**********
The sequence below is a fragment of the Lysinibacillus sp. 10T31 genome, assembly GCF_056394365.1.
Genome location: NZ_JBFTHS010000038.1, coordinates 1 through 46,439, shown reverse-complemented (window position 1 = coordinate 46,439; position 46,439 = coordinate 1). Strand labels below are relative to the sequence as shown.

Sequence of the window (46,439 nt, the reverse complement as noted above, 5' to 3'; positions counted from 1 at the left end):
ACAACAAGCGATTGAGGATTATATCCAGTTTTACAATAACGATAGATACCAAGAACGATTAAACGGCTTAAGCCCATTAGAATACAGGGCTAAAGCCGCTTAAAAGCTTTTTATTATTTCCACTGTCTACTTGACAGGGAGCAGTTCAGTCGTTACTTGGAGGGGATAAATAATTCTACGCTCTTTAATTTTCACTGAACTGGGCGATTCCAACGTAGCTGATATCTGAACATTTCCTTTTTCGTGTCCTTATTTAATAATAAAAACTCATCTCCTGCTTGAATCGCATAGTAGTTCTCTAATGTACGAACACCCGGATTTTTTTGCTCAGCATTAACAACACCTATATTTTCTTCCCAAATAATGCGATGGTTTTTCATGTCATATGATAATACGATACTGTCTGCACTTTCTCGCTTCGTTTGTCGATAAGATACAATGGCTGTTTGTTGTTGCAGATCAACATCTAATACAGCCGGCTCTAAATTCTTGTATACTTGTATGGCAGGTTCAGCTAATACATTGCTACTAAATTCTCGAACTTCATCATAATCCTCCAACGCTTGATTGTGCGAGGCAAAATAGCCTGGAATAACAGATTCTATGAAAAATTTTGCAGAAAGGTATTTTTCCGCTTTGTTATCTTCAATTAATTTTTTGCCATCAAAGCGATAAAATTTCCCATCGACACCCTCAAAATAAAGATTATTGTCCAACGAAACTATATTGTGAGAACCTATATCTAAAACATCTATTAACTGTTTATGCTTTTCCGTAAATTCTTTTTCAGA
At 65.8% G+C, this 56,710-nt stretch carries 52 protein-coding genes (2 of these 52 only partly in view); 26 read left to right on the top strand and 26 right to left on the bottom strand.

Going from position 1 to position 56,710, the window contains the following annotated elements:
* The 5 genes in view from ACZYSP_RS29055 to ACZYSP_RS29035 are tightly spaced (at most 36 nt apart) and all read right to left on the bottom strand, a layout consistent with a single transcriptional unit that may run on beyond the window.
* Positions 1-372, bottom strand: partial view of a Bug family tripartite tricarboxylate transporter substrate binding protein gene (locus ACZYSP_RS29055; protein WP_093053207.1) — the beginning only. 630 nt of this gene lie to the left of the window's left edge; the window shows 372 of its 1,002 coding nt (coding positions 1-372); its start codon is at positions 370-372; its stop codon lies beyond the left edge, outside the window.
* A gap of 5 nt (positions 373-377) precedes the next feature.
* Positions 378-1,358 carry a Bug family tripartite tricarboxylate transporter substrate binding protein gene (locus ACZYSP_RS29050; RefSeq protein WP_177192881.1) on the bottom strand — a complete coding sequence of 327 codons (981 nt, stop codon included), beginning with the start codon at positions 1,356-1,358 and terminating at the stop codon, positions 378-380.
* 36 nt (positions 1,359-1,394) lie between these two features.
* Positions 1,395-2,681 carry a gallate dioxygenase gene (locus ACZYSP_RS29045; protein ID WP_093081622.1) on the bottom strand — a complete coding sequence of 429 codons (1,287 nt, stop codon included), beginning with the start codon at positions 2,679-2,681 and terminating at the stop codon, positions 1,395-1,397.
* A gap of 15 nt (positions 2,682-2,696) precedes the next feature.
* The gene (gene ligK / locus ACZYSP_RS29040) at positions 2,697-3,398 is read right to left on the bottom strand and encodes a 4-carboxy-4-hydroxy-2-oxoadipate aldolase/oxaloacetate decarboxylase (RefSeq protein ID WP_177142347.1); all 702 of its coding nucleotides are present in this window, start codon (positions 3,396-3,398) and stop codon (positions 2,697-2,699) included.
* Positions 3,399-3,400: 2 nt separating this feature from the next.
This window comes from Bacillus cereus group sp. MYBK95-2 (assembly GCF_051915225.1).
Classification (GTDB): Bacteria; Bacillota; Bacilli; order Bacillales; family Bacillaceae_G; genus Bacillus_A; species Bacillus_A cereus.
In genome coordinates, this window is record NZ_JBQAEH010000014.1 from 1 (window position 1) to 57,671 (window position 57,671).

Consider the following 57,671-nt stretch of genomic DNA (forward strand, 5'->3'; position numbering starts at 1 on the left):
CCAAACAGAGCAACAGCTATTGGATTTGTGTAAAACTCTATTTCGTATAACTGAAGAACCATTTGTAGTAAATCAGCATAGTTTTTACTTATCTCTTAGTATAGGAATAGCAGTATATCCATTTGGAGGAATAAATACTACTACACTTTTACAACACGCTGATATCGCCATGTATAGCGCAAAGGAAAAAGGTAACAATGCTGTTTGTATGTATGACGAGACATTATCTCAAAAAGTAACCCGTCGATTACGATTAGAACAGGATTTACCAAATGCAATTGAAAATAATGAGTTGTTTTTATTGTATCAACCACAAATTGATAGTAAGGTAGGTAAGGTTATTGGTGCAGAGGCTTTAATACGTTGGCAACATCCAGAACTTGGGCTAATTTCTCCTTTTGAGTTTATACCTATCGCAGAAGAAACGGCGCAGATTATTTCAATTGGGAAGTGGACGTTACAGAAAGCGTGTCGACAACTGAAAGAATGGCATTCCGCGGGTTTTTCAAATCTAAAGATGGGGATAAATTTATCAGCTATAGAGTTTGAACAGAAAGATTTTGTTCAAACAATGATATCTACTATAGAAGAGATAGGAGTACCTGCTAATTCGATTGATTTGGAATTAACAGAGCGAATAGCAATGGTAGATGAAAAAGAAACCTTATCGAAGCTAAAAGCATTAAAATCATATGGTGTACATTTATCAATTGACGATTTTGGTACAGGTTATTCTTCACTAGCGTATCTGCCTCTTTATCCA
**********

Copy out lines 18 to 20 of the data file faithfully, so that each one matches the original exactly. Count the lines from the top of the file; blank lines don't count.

In genome coordinates, this window is record NZ_JBQAEH010000014.1 from 1 (window position 1) to 57,671 (window position 57,671).

Consider the following 57,671-nt stretch of genomic DNA (forward strand, 5'->3'; position numbering starts at 1 on the left):
CCAAACAGAGCAACAGCTATTGGATTTGTGTAAAACTCTATTTCGTATAACTGAAGAACCATTTGTAGTAAATCAGCATAGTTTTTACTTATCTCTTAGTATAGGAATAGCAGTATATCCATTTGGAGGAATAAATACTACTACACTTTTACAACACGCTGATATCGCCATGTATAGCGCAAAGGAAAAAGGTAACAATGCTGTTTGTATGTATGACGAGACATTATCTCAAAAAGTAACCCGTCGATTACGATTAGAACAGGATTTACCAAATGCAATTGAAAATAATGAGTTGTTTTTATTGTATCAACCACAAATTGATAGTAAGGTAGGTAAGGTTATTGGTGCAGAGGCTTTAATACGTTGGCAACATCCAGAACTTGGGCTAATTTCTCCTTTTGAGTTTATACCTATCGCAGAAGAAACGGCGCAGATTATTTCAATTGGGAAGTGGACGTTACAGAAAGCGTGTCGACAACTGAAAGAATGGCATTCCGCGGGTTTTTCAAATCTAAAGATGGGGATAAATTTATCAGCTATAGAGTTTGAACAGAAAGATTTTGTTCAAACAATGATATCTACTATAGAAGAGATAGGAGTACCTGCTAATTCGATTGATTTGGAATTAACAGAGCGAATAGCAATGGTAGATGAAAAAGAAACCTTATCGAAGCTAAAAGCATTAAAATCATATGGTGTACATTTATCAATTGACGATTTTGGTACAGGTTATTCTTCACTAGCGTATCTGCCTCTTTATCCA